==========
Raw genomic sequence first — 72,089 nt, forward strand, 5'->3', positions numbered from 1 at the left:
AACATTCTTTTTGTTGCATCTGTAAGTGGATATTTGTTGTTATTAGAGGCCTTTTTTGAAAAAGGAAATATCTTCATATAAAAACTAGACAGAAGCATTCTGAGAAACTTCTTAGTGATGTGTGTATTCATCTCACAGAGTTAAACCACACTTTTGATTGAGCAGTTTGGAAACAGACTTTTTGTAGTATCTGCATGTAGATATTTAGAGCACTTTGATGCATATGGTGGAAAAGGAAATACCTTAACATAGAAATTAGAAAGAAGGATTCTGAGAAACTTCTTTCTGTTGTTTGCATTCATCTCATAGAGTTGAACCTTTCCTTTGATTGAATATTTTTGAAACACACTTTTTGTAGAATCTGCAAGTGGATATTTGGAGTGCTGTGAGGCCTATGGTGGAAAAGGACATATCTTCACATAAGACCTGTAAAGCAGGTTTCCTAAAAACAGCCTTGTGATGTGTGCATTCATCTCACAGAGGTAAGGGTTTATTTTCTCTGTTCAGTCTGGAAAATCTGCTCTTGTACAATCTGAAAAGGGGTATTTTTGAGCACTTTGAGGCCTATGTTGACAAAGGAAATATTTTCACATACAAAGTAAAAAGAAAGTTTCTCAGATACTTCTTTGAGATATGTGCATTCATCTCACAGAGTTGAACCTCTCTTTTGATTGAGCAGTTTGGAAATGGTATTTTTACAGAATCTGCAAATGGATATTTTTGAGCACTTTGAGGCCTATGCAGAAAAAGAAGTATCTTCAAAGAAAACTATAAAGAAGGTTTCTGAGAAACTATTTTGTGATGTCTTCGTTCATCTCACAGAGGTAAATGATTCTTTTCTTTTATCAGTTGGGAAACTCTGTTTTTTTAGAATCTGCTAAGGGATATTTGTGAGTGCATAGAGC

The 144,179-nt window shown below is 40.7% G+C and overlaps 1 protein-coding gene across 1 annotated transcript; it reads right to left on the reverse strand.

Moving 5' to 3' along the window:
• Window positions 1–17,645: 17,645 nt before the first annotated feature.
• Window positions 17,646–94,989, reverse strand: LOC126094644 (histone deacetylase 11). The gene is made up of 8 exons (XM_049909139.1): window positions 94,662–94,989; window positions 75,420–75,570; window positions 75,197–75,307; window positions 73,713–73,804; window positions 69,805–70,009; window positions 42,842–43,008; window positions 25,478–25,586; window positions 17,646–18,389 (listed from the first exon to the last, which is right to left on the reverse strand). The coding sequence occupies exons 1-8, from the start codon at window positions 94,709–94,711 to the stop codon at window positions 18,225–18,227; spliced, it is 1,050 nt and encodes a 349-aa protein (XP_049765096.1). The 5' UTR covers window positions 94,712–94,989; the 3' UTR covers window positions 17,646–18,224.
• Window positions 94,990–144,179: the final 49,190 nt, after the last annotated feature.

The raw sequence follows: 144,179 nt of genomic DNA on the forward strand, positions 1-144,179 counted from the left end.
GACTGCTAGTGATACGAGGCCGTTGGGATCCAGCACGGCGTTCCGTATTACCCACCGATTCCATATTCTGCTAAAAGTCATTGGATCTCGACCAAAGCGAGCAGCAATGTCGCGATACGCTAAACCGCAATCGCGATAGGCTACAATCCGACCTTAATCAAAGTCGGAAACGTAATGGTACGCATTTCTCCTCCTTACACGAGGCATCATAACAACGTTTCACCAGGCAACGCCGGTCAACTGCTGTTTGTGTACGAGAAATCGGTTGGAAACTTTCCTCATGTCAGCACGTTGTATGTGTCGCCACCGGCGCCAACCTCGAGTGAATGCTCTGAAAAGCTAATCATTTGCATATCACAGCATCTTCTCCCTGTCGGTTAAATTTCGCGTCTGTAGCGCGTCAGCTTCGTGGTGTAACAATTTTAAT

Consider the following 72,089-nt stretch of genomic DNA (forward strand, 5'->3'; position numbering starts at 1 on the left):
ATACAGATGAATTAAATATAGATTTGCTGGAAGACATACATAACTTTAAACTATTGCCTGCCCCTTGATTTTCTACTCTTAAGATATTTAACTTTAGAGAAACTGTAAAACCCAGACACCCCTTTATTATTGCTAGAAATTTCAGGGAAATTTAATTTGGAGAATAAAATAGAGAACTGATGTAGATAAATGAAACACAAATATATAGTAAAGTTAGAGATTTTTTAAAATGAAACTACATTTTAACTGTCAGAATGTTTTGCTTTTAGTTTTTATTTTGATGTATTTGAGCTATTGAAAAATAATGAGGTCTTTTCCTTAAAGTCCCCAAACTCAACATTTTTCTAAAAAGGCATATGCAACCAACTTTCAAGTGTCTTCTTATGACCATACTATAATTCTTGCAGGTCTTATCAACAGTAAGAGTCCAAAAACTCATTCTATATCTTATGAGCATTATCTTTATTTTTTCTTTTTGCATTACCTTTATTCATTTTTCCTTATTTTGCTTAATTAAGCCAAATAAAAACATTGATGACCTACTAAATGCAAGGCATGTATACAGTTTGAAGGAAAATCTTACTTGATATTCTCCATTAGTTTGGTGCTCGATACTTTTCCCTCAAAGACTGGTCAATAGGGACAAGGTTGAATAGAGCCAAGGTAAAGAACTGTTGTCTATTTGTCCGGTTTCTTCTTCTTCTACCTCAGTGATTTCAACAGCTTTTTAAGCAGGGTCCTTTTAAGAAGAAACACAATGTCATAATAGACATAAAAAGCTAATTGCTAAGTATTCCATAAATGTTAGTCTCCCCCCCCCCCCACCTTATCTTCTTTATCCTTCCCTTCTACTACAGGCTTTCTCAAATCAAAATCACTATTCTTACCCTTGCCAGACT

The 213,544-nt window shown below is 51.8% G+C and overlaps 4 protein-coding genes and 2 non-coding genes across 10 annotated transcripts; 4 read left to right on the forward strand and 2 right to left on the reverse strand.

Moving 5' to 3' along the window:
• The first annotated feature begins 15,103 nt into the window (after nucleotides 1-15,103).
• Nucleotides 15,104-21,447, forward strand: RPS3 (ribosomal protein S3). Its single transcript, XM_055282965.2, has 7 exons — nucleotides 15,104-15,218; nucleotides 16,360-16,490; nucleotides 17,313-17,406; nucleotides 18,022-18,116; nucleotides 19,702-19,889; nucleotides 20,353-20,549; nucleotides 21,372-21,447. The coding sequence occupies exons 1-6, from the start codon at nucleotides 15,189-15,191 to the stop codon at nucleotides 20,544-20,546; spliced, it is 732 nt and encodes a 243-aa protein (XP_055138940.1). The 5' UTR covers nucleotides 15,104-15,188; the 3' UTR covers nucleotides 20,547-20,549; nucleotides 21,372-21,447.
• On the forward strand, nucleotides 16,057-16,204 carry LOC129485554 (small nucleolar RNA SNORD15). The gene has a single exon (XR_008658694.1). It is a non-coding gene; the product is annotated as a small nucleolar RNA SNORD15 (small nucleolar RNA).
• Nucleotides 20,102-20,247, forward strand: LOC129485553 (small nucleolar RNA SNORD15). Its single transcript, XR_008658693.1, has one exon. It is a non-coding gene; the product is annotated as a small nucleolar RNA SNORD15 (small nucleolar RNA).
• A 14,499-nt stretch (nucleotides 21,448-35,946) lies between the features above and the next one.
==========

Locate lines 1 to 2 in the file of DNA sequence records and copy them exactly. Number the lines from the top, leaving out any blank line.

Raw genomic sequence first — 72,089 nt, forward strand, 5'->3', positions numbered from 1 at the left:
AACATTCTTTTTGTTGCATCTGTAAGTGGATATTTGTTGTTATTAGAGGCCTTTTTTGAAAAAGGAAATATCTTCATATAAAAACTAGACAGAAGCATTCTGAGAAACTTCTTAGTGATGTGTGTATTCATCTCACAGAGTTAAACCACACTTTTGATTGAGCAGTTTGGAAACAGACTTTTTGTAGTATCTGCATGTAGATATTTAGAGCACTTTGATGCATATGGTGGAAAAGGAAATACCTTAACATAGAAATTAGAAAGAAGGATTCTGAGAAACTTCTTTCTGTTGTTTGCATTCATCTCATAGAGTTGAACCTTTCCTTTGATTGAATATTTTTGAAACACACTTTTTGTAGAATCTGCAAGTGGATATTTGGAGTGCTGTGAGGCCTATGGTGGAAAAGGACATATCTTCACATAAGACCTGTAAAGCAGGTTTCCTAAAAACAGCCTTGTGATGTGTGCATTCATCTCACAGAGGTAAGGGTTTATTTTCTCTGTTCAGTCTGGAAAATCTGCTCTTGTACAATCTGAAAAGGGGTATTTTTGAGCACTTTGAGGCCTATGTTGACAAAGGAAATATTTTCACATACAAAGTAAAAAGAAAGTTTCTCAGATACTTCTTTGAGATATGTGCATTCATCTCACAGAGTTGAACCTCTCTTTTGATTGAGCAGTTTGGAAATGGTATTTTTACAGAATCTGCAAATGGATATTTTTGAGCACTTTGAGGCCTATGCAGAAAAAGAAGTATCTTCAAAGAAAACTATAAAGAAGGTTTCTGAGAAACTATTTTGTGATGTCTTCGTTCATCTCACAGAGGTAAATGATTCTTTTCTTTTATCAGTTGGGAAACTCTGTTTTTTTAGAATCTGCTAAGGGATATTTGTGAGTGCATAGAGC